A photo showing Lucille Ball in a white net jacket and black dress.

The Nitty-Gritty On Lucille Ball's And Desi Arnaz's Whirlwind Romance

Home / News / The Nitty-Gritty On Lucille Ball's And Desi Arnaz's Whirlwind Romance

By Favour Adegoke on December 27, 2021 at 9:15 AM EST

When Desi Arnaz saw Lucille Ballfor the first time at the commission of RKO pictures in the early 1940s, no one would have thought that a relationship would eventually form between them.

After seeing her, the actor made a derogatory remark about the appearance of the then movie actress. According to author Darwin Porter, Arnaz wasn't impressed at all. "He wasn't impressed at all, calling her a' 10-cent wh-re,' a 'p–a' — the Spanish word for prostitute." He also said that Ball, who was five years older than Arnaz and dressed like a cheap burlesque dancer, was dressed for a role in the movie "Dance, Girl, Dance."

Later in the day, she would reappear in an elegant yellow sweater, beige pants and heels, and perfectly set hair.

"Their relationship kick-started about immediately," Porter added.

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Their marriage would sire two kids and countless hours of innovative TV. They would help herald the era of combined broadcasting, and their production company, Desilu Pictures, would produce movies like "The Dick Van Dyke Show" and "Mission: Impossible and Star Trek." 

Though their marriage lasted only two decades, love and mutual respect remained between the stars until death.

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People Placed Bets On Their Marriage

Because it was tumultuous from the very beginning, Ball tried to exit the union in 1944 when she filed for her first divorce. Her reason for the divorce included Arnaz's infidelity and his heavy drinking.

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His new touring schedule also required him to be frequently away from his wife. When he was at home, his performances would keep Arnaz away into the wee hours of the morning, while Ball's studio sessions often meant she was preparing to go to work at the time he was returning home.

After a bit of back and forth, they reconciled. Promising to spend quality time together, Ball and Arnaz searched for projects that would allow them to team up professionally and personally. The project turned out to be "I Love Lucy," the Emmy-winning sitcom that ran for six years, changing the television landscape forever and making the couple household names.

They Were Very Protective Of Each Other

While they worked on "I Love Lucy," other co-stars who had the opportunity to work with them on the project could see the couple's marriage both on-camera and behind the scenes. One of them was NicoleKidman, who admitted that the couple's marriage was a layered one.

"It was fraught," Kidman responded. "There was an enormous amount of passion and love and pain and tears and fighting. But ultimately, he was deeply protective of her, and he was brilliant at protecting her. She was protective of him. She believed in him, and he believed in her," Kidman added. "Could they give each other what they completely desired and needed? No. But they got a lot."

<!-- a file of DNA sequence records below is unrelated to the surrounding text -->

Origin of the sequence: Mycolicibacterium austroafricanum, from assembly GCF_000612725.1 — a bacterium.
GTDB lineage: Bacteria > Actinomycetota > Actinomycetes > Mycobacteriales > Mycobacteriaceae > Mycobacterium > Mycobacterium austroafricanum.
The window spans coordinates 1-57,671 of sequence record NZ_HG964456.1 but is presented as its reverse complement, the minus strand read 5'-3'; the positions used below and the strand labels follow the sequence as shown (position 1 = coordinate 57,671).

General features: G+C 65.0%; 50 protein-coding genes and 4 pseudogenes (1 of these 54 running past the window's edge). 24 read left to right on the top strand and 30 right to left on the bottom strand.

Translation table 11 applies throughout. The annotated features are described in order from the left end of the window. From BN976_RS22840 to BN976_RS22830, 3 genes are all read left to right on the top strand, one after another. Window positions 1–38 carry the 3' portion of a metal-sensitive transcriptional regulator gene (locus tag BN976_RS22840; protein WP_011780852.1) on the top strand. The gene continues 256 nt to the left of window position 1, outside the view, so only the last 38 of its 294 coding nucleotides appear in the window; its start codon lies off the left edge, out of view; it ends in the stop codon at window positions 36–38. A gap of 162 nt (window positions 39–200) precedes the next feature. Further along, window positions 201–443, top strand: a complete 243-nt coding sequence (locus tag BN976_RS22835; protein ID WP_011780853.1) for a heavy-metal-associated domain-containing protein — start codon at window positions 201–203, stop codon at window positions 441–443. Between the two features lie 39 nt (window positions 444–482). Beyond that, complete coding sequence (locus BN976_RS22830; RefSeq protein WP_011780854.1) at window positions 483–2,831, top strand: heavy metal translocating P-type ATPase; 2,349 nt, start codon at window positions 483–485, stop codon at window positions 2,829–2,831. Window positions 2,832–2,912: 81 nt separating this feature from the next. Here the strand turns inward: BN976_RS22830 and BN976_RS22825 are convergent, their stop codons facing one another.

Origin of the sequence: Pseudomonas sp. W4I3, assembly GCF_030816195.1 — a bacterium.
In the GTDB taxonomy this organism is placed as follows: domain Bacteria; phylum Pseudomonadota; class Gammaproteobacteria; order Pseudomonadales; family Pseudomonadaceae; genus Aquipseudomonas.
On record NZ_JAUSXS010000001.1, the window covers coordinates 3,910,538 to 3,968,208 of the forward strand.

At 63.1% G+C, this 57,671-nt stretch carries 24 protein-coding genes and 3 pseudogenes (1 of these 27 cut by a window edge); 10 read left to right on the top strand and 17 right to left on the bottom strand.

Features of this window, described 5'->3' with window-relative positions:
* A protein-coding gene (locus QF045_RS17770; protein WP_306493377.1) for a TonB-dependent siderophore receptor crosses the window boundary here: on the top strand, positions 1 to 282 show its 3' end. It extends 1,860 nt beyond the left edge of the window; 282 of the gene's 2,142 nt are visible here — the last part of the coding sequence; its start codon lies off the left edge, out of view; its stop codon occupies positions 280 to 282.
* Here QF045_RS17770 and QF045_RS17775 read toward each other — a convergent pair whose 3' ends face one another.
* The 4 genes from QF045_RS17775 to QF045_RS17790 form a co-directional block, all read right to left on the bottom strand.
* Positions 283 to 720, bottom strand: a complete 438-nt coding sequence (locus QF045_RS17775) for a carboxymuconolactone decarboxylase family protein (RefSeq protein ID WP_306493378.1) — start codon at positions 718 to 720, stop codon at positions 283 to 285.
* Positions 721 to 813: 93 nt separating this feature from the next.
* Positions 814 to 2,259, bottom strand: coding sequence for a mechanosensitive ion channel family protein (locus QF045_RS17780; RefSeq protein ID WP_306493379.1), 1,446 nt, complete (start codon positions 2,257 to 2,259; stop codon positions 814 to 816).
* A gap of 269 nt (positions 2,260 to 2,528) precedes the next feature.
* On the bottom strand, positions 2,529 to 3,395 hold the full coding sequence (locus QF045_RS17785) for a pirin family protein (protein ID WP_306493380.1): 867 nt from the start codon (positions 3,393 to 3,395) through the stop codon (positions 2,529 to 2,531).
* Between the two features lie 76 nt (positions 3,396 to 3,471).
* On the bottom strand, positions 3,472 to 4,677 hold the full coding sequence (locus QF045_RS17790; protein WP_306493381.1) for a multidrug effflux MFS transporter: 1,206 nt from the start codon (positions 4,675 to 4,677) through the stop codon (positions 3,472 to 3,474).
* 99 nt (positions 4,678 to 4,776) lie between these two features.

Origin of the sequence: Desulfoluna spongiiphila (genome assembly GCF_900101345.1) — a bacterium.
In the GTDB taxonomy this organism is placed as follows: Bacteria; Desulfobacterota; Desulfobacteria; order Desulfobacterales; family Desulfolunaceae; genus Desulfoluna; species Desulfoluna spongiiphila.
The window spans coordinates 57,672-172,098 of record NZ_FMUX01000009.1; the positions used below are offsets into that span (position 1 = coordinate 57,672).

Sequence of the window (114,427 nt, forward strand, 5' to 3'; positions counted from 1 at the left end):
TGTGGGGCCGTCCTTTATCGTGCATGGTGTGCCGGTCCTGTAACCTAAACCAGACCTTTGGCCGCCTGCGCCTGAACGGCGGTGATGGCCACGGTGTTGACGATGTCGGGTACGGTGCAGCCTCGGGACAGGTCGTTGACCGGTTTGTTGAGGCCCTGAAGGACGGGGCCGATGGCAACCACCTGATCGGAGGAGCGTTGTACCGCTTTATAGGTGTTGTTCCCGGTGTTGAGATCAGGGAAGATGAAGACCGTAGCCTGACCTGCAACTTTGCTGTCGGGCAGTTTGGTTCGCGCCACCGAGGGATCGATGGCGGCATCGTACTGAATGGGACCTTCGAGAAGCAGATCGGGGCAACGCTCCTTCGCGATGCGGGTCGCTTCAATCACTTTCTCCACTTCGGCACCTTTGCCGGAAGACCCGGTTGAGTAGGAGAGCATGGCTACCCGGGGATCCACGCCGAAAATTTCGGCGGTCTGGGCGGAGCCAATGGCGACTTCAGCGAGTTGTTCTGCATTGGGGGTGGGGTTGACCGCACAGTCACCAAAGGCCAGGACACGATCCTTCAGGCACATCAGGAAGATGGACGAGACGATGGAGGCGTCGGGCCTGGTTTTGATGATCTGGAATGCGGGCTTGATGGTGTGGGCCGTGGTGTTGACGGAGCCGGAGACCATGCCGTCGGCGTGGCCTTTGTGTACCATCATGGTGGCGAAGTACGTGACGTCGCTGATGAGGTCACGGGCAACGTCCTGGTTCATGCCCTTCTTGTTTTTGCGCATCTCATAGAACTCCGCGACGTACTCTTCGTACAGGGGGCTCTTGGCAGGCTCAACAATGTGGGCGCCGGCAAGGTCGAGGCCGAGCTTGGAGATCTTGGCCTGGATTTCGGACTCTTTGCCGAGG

He also added how the duo had a close but volatile marriage.

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"I like to focus on their successes as a partnership because, as I've said, all relationships end," Kidman told NPR. "They could end because somebody dies – They could end because you break up. They could end because you get separated and can't get back — whatever it is, they all end. We know that."

However, he chose to focus on the pair's accomplishments as a couple and as business partners.

"This, to me, was what you would call a successful relationship," Kidman noted. "There were two beautiful children. There was an amazing creative partnership that created gold. I mean literally. I don't just mean financially. I mean for the world that exists as a timeless piece of entertainment that can still make us laugh. That is a successful relationship."

Ball Initiated Another Divorce

According to People, Charles Pomerantz, Ball's longtime publicist, recalled that "At one point during their marriage, the magazine Confidential came out with a story saying Desi was a womanizer. I gave an advance copy to Desi, and Lucy said, 'I want to read this story.' It was during a rehearsal day, and she went into her dressing room. Everybody was frozen on the set. She finally came out, tossed the magazine to Desi, and said, 'Oh, hell, I could tell them worse than that.'"

Unfortunately, Arnaz's drinking and womanizing continued, and the couple split in 1960. "It got so bad that I thought it would be better for us not to be together," Ball explained.

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The Pair Remained Friends

Two years after the divorce, Ball paid Arnaz an alleged $2.5 million for his company shares, becoming the first female CEO of a major Hollywood production studio. She steered Desilu to tremendous success before selling the company five years later to Gulf + Western/Paramount for $17.5 million.

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Later, both would remarry; Ball to comedian Gary Morton in 1962 and Arnaz to Edith Hirsch in 1963. On December 2, 1986, Arnaz would eventually die from lung cancer, and Ball would pass away three years later from the rupture of her aorta. But their love and respect for one another endured while alive, and this can still be seen and appreciated in the rebroadcast of "I Love Lucy." 

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